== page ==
In 2021, The Lancet published the latest Series on Maternal and Child Undernutrition, including three new papers that build upon findings from the previous 2008 and 2013 Series, which established an evidence-based global agenda for tackling undernutrition over the past decade. The newest series highlights how the evidence base for nutrition, health, food systems, social protection, and water, sanitation and hygiene interventions have evolved since the 2013 Series and identifies the priority actions needed to regain and accelerate progress within the next decade.
Our latest report, Qualitative Paid Leave Report: Furthering Our Case for Paid Leave in the United States, is based on a study we commissioned to examine how lack of paid leave affects the well-being of new mothers and their babies, particularly women working in low-wage jobs, and to amplify the experiences of low-wage working mothers in their own words. By interviewing and surveying 20 women in five states that did not require workers to have access to paid leave, we learned about how mothers navigate the experiences, demands and joys of motherhood.
For more about the report, our work with paid leave and how you can help, visit here.
This Sight and Life Special Report: Focusing on MMS compiles and curates the latest evidence, experience from the field and resources for scale-up. It aims to serve as an important resource for decision-makers and implementers, thereby driving the introduction and adoption of MMS.
The nutrition and women’s empowerment sectors are mutually reinforcing, and it is time to link them more intentionally. Nutrition interventions are critical to making concrete, cost-effective, and long-lasting improvements to the status of women and girls around the world.
There are three specific areas where a more intentional focus on nutrition offers advantages for women and girls in their fight for gender equality:
- From even before a girl is born, good nutrition is a crucial component in supporting her lifelong right to Health and Survival, allowing women to live longer, better lives.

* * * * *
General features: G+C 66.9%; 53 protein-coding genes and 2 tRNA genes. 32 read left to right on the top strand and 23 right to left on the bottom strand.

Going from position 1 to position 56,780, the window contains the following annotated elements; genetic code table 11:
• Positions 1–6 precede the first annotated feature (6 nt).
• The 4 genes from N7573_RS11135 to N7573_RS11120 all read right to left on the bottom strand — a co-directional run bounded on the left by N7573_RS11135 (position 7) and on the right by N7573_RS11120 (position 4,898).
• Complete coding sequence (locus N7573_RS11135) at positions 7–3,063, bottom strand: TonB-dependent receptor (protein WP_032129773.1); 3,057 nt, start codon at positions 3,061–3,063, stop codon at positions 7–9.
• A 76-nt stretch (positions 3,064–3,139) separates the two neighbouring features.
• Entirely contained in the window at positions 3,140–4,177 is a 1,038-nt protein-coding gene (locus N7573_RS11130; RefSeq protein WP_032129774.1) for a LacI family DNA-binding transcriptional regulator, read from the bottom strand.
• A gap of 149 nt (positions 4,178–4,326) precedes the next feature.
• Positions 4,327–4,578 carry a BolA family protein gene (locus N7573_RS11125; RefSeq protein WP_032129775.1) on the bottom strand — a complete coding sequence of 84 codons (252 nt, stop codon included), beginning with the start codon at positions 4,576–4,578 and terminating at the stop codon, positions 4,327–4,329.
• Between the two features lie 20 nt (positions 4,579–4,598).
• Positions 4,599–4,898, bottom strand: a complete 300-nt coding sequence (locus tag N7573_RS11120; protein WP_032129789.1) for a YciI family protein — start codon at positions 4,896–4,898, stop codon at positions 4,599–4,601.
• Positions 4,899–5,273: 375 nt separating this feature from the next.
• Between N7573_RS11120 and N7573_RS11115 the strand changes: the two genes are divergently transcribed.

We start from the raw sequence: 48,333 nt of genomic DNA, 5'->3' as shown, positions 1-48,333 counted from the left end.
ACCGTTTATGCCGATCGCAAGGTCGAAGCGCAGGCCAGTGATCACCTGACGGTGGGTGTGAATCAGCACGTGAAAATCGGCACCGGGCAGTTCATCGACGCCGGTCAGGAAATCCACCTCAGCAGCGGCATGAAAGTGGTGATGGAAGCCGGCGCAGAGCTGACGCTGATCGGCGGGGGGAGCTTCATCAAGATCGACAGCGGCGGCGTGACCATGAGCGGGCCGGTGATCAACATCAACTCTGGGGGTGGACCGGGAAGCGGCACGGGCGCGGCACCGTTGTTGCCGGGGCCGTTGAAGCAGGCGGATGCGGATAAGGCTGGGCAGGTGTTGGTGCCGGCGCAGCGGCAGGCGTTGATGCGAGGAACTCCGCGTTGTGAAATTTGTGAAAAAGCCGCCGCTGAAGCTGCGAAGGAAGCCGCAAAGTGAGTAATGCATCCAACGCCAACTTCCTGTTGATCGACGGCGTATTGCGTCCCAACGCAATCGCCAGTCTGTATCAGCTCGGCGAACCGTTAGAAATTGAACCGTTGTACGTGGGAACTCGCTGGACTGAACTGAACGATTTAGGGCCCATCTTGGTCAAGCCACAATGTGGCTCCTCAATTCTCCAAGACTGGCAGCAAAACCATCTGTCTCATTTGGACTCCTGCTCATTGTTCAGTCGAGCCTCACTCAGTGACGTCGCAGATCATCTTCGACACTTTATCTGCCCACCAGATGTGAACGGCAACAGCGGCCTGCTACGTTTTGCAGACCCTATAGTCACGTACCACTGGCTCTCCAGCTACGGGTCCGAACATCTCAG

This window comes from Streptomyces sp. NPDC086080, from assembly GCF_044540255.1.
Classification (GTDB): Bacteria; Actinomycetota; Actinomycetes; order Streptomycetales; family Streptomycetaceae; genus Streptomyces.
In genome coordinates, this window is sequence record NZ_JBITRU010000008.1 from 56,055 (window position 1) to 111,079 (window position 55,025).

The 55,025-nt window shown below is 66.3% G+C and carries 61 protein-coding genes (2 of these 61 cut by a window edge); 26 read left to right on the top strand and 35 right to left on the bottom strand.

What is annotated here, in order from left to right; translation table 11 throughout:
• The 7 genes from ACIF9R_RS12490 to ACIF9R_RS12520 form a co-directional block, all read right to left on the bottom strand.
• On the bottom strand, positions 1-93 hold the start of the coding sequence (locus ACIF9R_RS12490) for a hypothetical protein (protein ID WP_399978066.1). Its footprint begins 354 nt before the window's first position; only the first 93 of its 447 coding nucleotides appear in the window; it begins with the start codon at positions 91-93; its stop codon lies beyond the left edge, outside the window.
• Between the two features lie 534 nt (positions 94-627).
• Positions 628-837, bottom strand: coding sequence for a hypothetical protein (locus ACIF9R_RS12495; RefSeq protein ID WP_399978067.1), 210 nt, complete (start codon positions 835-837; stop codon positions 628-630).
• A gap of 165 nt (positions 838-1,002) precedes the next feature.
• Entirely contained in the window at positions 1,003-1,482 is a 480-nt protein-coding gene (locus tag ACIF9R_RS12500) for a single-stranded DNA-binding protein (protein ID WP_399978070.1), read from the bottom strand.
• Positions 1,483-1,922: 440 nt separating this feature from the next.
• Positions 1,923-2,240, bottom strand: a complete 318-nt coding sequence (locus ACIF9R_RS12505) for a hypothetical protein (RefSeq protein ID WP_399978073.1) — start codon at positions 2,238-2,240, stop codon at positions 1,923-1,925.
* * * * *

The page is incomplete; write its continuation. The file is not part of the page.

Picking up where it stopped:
- By boosting individual workforce participation and earning potential, good nutrition has a proven positive impact on women’s full and equal Economic Participation and Opportunity.
- Access to good nutrition allows girls’ brains to develop fully and impacts how well women and girls can perform in school. It also secures their right to equal Educational Attainment with men and boys.
The United States is one of the only countries in the world without a national policy in place to provide mothers with paid time off to care for their health needs during and after pregnancy or to care for their newborn. As a result, nearly 1 in 4 women return to work within just 2 weeks of giving birth – a reality that has serious consequences for their health and that of their children. In a first-of-its-kind analysis, 1,000 Days builds the case for paid leave as a public health imperative and calls for a comprehensive paid leave policy that ensures all workers can take the time they need to care for themselves or their loved ones without jeopardizing their economic security.
The 1,000 day window, between a mother’s pregnancy and her child’s second birthday, is a critical time that helps set the stage for the child’s future well-being. During this period, proper nutrition is crucial for supporting rapid brain development, building the immune system, and other essential functions. 1,000 Days, with support from Zero to Three and their Think Babies Campaign, has created this resource, Nutrition in the First 1,00 Days, to focus on the importance of investing in nutrition during this foundational period.
Many people who have heard about the International Code of Marketing of Breast-milk Substitutes have expressed interest in knowing more about it.The purpose of this booklet is to provide easy-to-read detailed information on specific questions related to the Code. It is intended for policy-makers, health workers and others concerned with the Code, as well as the general public.
The 2016 Lancet Early Childhood Development Series highlights early childhood development at a time when it has been universally endorsed in the 2030 Sustainable Development Goals. This Series considers new scientific evidence for interventions, building on the findings and recommendations of previous Lancet Series on child development and proposes pathways for implementation of early childhood development at scale.
The Global Breastfeeding Scorecard documents key indicators on the policies and programmes that impact breastfeeding rates and provides information on current rates of breastfeeding around the world. It is intended to encourage progress, increases accountability, and document change for all countries as they take the necessary steps to protect, promote, and support breastfeeding.